Experts say the foreclosure crisis will get worse before it gets better. With many buyers taking a wait and see attitude, the bidding wars of yesterday are nowhere to be found.
Investors used to be able to snap up bargains at the foreclosure auction in front of the County Courthouse. That's not the case anymore. "People come down here and think you can buy something cheap and in reality, by the time you buy the property and fix it up and pay all the liens and charges its tough" said foreclosure specialist Chris Mathys.
Many homes in the Valley are up for sale because of risky financing. In John Perea's case, his adjustable rate mortgage or "ARM" re-set and his monthly payment ballooned. "We had the ARM and the ARM reached out and slapped us" said Perea, "We had the arm and the arm reached out and slapped us."
Refinancing was not an option. "By then it was too late for us because things had begun to snowball."
Perea has opted for the "Short sale." His lender has agreed to accept less than the total amount due. And unlike foreclosure; his credit rating won't take a hit.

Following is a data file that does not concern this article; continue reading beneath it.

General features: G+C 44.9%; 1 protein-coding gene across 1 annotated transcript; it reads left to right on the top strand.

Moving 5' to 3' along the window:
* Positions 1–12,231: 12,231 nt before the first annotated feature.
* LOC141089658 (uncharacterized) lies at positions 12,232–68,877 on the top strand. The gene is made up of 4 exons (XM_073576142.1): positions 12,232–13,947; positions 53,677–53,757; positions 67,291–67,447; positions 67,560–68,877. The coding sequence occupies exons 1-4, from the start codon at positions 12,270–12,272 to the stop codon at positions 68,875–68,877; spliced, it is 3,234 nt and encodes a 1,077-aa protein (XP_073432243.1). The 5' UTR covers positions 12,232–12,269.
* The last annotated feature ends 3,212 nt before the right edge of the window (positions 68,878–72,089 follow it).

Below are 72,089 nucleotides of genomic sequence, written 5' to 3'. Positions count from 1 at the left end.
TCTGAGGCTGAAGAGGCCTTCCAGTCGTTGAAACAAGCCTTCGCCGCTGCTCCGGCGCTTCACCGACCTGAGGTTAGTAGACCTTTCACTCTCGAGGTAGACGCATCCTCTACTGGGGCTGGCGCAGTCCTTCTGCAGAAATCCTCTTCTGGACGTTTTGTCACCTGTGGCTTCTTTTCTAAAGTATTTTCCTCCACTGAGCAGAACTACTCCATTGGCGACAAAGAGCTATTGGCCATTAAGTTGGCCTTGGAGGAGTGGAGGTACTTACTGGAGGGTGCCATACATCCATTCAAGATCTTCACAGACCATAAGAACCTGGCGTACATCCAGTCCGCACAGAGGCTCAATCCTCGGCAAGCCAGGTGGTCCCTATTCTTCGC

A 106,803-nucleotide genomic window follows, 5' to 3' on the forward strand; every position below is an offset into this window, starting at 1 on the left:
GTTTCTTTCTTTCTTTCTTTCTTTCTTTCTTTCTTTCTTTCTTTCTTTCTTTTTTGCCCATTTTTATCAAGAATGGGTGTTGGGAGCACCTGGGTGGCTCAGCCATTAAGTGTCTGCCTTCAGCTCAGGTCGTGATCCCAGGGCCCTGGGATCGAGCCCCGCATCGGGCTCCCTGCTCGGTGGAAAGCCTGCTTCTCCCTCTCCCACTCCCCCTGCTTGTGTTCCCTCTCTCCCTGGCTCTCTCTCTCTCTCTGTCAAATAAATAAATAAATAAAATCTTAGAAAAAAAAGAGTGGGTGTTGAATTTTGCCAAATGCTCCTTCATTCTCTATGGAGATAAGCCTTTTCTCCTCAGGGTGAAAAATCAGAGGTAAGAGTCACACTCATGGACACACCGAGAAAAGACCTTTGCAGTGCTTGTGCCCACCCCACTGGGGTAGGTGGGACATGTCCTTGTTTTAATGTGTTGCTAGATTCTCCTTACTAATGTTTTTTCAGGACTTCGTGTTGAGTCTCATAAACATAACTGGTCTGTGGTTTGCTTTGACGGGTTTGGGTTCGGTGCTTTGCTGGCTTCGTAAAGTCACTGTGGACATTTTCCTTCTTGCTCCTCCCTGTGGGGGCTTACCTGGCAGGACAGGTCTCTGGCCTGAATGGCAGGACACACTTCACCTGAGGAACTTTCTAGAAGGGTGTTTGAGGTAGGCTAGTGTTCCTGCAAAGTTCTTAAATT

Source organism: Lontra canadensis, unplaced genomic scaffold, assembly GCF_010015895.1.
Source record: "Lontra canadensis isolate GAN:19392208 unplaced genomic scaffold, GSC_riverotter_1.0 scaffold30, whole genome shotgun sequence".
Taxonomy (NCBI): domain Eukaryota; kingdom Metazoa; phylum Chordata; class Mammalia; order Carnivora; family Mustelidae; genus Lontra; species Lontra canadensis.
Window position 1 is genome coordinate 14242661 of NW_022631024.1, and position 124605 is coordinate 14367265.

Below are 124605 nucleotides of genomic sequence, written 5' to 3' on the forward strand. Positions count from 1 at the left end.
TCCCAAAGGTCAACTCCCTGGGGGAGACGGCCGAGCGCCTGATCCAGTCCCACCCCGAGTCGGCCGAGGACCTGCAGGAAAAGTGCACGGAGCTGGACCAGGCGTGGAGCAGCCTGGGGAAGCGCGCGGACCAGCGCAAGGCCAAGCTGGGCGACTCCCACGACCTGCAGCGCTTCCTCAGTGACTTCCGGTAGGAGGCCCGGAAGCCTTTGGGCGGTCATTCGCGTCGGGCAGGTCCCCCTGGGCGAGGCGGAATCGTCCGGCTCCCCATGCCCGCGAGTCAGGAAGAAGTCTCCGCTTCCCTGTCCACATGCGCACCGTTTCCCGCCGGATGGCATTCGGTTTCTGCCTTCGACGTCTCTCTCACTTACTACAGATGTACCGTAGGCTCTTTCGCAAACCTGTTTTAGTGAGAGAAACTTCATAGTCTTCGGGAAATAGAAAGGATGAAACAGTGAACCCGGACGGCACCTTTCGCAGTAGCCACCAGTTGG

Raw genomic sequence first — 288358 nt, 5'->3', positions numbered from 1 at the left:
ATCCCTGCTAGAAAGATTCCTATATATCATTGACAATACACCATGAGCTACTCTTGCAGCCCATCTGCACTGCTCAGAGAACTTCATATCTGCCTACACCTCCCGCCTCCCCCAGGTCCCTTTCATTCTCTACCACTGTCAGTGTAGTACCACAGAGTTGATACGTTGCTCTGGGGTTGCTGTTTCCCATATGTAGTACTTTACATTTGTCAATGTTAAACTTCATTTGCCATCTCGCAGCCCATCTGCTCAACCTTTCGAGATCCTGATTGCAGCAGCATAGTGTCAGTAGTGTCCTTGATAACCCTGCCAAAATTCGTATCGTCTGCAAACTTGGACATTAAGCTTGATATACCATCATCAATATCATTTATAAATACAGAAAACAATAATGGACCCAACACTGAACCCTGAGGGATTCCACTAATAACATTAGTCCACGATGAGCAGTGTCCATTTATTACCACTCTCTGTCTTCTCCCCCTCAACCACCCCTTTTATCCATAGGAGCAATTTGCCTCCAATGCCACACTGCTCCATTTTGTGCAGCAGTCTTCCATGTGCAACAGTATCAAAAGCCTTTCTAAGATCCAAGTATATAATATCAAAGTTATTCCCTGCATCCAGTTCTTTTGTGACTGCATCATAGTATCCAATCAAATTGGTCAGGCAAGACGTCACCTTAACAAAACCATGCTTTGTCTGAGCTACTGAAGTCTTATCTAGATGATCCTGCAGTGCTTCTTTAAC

David Mendoza of the community housing council said, "A short sale is really just getting out without additional problems. You're still gonna lose your home."
Mendoza advises homeowners who face foreclosure. In December alone, 380 people came in for counseling at this HUD-approved agency.
The number of Valley residents able to keep their homes might not seem very high, until you compare it to the rest of the country. "We're doing very good. We're at 10% percent of clients that work with us. The national average is 1% percent" said Mendoza.
Mendoza says the important thing is that you explore every possible option before foreclosure.
If you're having trouble with your mortgage payments you can call this local foreclosure prevention hotline. Its "No Homeowner Left Behind" and the number is:
No homeowner left behind: (559) 234-1492